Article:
The interview on Financial Insider Weekly for this week is with William T. Mitchell, CPA. Our interview subject is "I owe the IRS! Now what?"
On July 21, 2014, Governor Brown signed AB 1391, extending California’s exclusion for cancellation of debt income for a principal residence through December 31, 2013.
Previously, the exclusion expired December 31, 2012.
This change conforms California’s exclusion effective date to the federal exclusion, which also expired on December 31, 2013. This item is one of the extenders that the U.S. Congress will consider, probably after elections are over in November, 2014.
Remember the limit for qualified indebtedness is much lower under California’s exclusion than the federal limit. It’s $800,000 for taxpayers who file joint returns, single persons, heads of households, and qualifying widows or widowers, and $400,000 for married persons or registered domestic partners who file separate returns.
The federal limit is $2,000,000 for most taxpayers and $1,000,0000 for married persons who file separate income tax returns.
California taxpayers who reported income from cancellation of indebtedness on their 2013 individual income tax returns should determine whether they can reduce their California tax by filing an amended income tax return.
When I called, each of the companies read from the same script. "You are not personally responsible for this debt. This account is now closed and frozen and will no longer accrue interest or penalties. As the personal representative, you will hear from our probate department."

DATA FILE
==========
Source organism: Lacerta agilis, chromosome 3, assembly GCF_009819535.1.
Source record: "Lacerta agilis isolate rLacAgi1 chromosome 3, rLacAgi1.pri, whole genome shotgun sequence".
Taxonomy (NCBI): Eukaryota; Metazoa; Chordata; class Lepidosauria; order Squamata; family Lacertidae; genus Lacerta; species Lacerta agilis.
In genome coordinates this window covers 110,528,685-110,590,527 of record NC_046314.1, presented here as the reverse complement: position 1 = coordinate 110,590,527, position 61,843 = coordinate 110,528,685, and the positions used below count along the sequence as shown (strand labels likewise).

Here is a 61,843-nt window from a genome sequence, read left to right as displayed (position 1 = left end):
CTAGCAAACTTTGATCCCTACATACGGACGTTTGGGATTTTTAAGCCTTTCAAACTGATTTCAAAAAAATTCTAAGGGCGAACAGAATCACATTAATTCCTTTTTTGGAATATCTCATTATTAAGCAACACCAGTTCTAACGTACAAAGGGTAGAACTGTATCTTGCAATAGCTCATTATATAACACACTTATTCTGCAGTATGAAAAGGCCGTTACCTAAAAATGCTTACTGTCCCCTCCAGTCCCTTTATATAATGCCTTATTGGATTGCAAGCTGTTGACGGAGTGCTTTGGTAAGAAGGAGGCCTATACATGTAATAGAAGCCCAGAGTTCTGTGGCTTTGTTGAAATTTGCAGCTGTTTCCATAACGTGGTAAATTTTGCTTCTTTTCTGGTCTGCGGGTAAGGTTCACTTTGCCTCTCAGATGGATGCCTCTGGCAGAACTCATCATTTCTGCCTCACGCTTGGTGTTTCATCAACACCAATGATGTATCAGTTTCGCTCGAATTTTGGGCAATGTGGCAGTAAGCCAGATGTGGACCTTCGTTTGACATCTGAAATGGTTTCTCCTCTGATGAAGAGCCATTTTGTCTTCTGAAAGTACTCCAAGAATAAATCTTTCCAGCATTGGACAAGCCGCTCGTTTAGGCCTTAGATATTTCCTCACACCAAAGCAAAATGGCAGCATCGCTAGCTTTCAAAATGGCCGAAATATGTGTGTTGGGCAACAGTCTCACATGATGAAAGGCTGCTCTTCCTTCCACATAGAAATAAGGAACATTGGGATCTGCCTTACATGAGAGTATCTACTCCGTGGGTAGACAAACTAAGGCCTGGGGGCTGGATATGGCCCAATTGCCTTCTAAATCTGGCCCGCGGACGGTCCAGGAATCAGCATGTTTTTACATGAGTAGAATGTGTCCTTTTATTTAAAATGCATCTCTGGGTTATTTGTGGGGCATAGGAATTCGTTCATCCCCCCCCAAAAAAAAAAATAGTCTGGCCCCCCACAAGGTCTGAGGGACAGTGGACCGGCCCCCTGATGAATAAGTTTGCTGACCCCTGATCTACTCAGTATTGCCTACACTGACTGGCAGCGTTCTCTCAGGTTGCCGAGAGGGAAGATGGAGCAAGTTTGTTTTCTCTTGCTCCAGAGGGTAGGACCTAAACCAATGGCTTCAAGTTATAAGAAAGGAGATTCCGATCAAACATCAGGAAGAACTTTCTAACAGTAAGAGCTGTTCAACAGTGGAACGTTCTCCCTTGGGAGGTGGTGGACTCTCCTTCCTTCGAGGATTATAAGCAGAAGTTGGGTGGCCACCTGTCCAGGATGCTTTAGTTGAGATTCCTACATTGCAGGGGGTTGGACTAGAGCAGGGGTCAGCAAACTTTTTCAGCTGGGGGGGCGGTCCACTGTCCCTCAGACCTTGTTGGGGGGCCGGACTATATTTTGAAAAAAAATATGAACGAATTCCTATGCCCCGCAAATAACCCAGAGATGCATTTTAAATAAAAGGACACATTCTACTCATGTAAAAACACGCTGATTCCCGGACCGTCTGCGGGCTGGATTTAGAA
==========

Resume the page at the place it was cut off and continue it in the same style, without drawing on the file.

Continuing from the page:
The exclusion for cancellation of debt income for a principal residence mortgage is scheduled to expire after 2012.
Among many other federal tax provisions expiring after December 31, 2012, is the exclusion for cancellation of debt for a principal residence.
This week’s interview on Financial Insider Weekly is with William Mitchell, CPA Our interview subject is, "I owe back taxes to the IRS! Now what should I do?"
According to Revenue Ruling 92-92 and page 3 of IRS Publication 4681, cancellation of debt attributable to passive activity expenditures, such as purchase of the rental property, is passive activity income. For a rental property, the debt cancellation income should be included on line 3 of Schedule E as "rental income" for the property.
California has enacted relief legislation for cancellation of mortgage debt relating to the acquisition of a principal residence, effective for taxable years 2009 through 2012.
Governor Schwartzenegger vetoed SBX8 32 last Thursday, March 25, 2010. The bill included many provisions conforming California tax laws to Federal tax laws, including a limited conformity to an exclusion from taxable income for cancellation of debt for a principal residence.